Actually, for the first time, I had no doubts on this. I started submitting and early in the process I found BAD PRESS iNK, a new and, clearly from their website, different publishing house. Within a few weeks, Pat (editor extraordinaire) got in touch and following a chat via Skype, I knew that this was the right home for my baby and I wasn't wrong.

I believe it’s your third book to be published but your first in the suspense/mystery/crime field. Which one would you press into the hands of a new reader first?

It would depend on the person and what they want to get from a book at the time. The one thing that each of my books has in common is that they each lack the saccharine element. They're rooted in real life with real problems, but while The Turbulent Series (Did Someone Order Cactus? and It's Just Turbulence) appeal more to a female audience, While Nobody Is Watching is more of a thriller with a military twist and some younger characters who I feel bring another dimension to the book. This one has something for everyone, so would be easy to recommend to any reader.

Do you have a favourite of the three?

That’s like asking a parent who their favourite child is! I don't have a favourite! *Whispers out the side of her mouth* THE THIRD ONE!

Do you have a typical writing schedule?

I used to. Before I had a child. Now I just tote my laptop around with me and write whenever and wherever the opportunity presents itself.

Do you insert family, friends, and colleagues into your characters? Would they recognise themselves?

Short answer, no. But all of my characters have elements of people I know.  I’ve met so many real characters during my lifetime that I can write just about any type of person, good or bad or very different, and I'll be able relate them in my own head to someone I've come across in real life. People might recognise some of their personality in one of my characters, but generally speaking, they’re all fictional.

Are you a plotter, or do you make it up as you go along?

I totally make it up as I go along. I'll have an outline of a story in my head, or in this case, strong characters and a theme (PTSD and mental health), but after that, I don't know what’s about to happen until it happens! Then I hone it and improve upon it in later drafts. I don’t know if I’d enjoy the process as much if I spent too much time planning.

Are there any unpublished gems in your bottom drawer?

I have one that’s been a bit of a labour of love for me, called Playing the Game. It's a fictional book based on my time in the army and with the UN. I actually began writing it out of annoyance after reading yet another very negative account of what it’s like being a woman in the army. My experience shaped me and was overall very positive, but I’d never seen a positive account written. I discovered pretty early that I’m not suited to non-fiction writing, so I wrote about a group of fictional characters (my military friends will recognise themselves and five others in each character), their day to day life and the challenges they face while serving at home and overseas. And of course the camaraderie that drags them through.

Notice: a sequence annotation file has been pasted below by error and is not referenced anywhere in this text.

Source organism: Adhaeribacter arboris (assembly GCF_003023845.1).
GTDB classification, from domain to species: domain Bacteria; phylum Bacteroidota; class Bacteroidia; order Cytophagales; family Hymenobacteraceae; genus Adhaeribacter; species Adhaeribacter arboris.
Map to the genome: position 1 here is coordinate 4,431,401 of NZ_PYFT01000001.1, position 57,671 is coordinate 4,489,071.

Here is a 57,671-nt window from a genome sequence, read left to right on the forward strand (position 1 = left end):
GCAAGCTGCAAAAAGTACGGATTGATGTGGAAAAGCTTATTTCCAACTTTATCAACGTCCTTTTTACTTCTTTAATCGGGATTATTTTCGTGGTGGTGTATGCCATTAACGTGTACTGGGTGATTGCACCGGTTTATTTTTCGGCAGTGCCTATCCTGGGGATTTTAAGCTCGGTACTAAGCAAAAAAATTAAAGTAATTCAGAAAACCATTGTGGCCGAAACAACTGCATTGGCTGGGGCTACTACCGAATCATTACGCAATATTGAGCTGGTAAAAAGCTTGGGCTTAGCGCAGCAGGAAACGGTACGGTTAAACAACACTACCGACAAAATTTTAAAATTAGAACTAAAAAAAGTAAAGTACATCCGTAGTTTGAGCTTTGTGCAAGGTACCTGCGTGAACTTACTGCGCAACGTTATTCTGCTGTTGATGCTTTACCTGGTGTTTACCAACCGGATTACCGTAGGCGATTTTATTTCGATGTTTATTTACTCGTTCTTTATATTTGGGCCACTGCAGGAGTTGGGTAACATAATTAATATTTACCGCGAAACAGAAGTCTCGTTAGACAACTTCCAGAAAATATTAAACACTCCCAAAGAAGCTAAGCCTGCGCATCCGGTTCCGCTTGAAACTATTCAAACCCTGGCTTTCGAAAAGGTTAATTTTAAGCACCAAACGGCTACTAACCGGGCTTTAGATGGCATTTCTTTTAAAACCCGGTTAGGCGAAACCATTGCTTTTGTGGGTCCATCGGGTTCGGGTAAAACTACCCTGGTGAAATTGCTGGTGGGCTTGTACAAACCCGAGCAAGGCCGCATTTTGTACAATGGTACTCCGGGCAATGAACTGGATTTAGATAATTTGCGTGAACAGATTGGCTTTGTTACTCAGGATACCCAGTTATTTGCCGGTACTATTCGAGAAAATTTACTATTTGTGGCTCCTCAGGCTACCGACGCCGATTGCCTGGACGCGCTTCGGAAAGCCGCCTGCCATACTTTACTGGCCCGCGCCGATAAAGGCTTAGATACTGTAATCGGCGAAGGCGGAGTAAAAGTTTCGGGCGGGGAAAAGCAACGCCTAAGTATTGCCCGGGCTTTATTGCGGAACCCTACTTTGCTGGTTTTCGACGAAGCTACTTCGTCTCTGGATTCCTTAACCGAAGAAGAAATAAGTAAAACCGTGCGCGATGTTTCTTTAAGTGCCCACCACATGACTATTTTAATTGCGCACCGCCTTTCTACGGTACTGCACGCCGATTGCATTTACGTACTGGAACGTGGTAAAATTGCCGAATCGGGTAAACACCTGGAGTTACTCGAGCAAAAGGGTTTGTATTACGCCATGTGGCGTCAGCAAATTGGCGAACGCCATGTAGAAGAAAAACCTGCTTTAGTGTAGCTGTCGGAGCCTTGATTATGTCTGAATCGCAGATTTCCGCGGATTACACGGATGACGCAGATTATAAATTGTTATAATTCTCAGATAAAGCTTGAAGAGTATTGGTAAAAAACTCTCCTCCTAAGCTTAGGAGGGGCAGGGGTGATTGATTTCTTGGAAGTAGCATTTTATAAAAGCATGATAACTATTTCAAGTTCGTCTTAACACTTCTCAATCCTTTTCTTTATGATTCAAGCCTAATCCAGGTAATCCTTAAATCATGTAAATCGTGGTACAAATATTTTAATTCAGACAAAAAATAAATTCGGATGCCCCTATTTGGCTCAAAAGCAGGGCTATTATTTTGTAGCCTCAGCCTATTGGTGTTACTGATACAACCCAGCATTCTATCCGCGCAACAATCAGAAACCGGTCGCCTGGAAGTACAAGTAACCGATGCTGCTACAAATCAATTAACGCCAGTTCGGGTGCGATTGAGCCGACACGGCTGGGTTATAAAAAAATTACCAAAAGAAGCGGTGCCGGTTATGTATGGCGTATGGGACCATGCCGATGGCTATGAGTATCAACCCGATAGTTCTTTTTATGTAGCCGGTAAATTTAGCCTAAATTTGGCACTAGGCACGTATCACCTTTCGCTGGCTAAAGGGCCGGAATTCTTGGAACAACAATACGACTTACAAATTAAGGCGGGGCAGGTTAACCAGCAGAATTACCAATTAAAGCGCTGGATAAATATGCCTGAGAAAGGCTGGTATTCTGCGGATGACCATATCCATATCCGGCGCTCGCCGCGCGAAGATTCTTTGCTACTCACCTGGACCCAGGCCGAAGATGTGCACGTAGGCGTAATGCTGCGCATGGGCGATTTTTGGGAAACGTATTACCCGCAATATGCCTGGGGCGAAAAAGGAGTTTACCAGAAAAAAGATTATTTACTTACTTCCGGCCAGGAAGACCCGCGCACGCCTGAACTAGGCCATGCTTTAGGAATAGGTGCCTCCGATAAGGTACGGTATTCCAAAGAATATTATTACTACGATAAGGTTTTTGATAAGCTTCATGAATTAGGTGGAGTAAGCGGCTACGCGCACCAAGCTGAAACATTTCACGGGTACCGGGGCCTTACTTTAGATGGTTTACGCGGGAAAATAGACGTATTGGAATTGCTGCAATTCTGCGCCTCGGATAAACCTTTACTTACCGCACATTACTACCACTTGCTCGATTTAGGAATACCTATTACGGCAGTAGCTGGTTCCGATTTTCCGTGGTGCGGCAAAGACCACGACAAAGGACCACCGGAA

What’s the current project in progress?

I’m working on a follow-up Lindsey Ryan novel called The People Upstairs. It's a stand-alone book, but I did tell you that Lindsey Ryan would be coming along on my next adventure!

What’s the best thing about writing?

The escapism. You’re creating this whole other world and when you’re ‘in the zone’, you're there, living someone else’s life. Then your actual life comes calling and you have to try to tune back into the real world again. Until next time.

The worst?

When I'm really excited about where my story is going, but life prevents me from being able to sit down and disappear into it (for hours and hours and hours). I find I get a bit cranky around then.

Moving on...

What are the last five books you’ve read?

1) Where the Crawdads Sing by Delia Owens
2) Shantarum by Gregory David Roberts
3) The Guardians by John Grisham
4) The Last Widow by Karin Slaughter
5) Blue Moon by Lee Child


Who do you read and enjoy?

My taste in books is quite broad, but I love a good thriller, so Karin Slaughter, Lee Child, Patricia Cornwell – I'll pretty much buy their books without even reading the blurb. I know they’re gonna be good.

Is there any one book you wish you had written?

Where the Crawdads Sing – it’s stunning.

Favourite activity when not working or writing?

I do love taking a wander up a mountain. Nothing beats the cuppa at the top!

What’s the last film you watched that rocked you?

I loved Hacksaw Ridge and pretty much anything directed by Clint Eastwood. I'll probably watch Baz Luhrmann’s Australia a few more times before I die too.

TV addict or not? What’s the must watch show in the Dunne household?

I love a good series! Homeland was one of my favourites and I'll watch The Pacific and Band of Brothers from the start every time they roll them out again. Game of Thrones obviously, but I also love the lighter stuff like Chicago Fire, Grey’s Anatomy, Blue Bloods – stuff that you can switch off to for an hour.

What are the last three pieces of music you’ve listened to?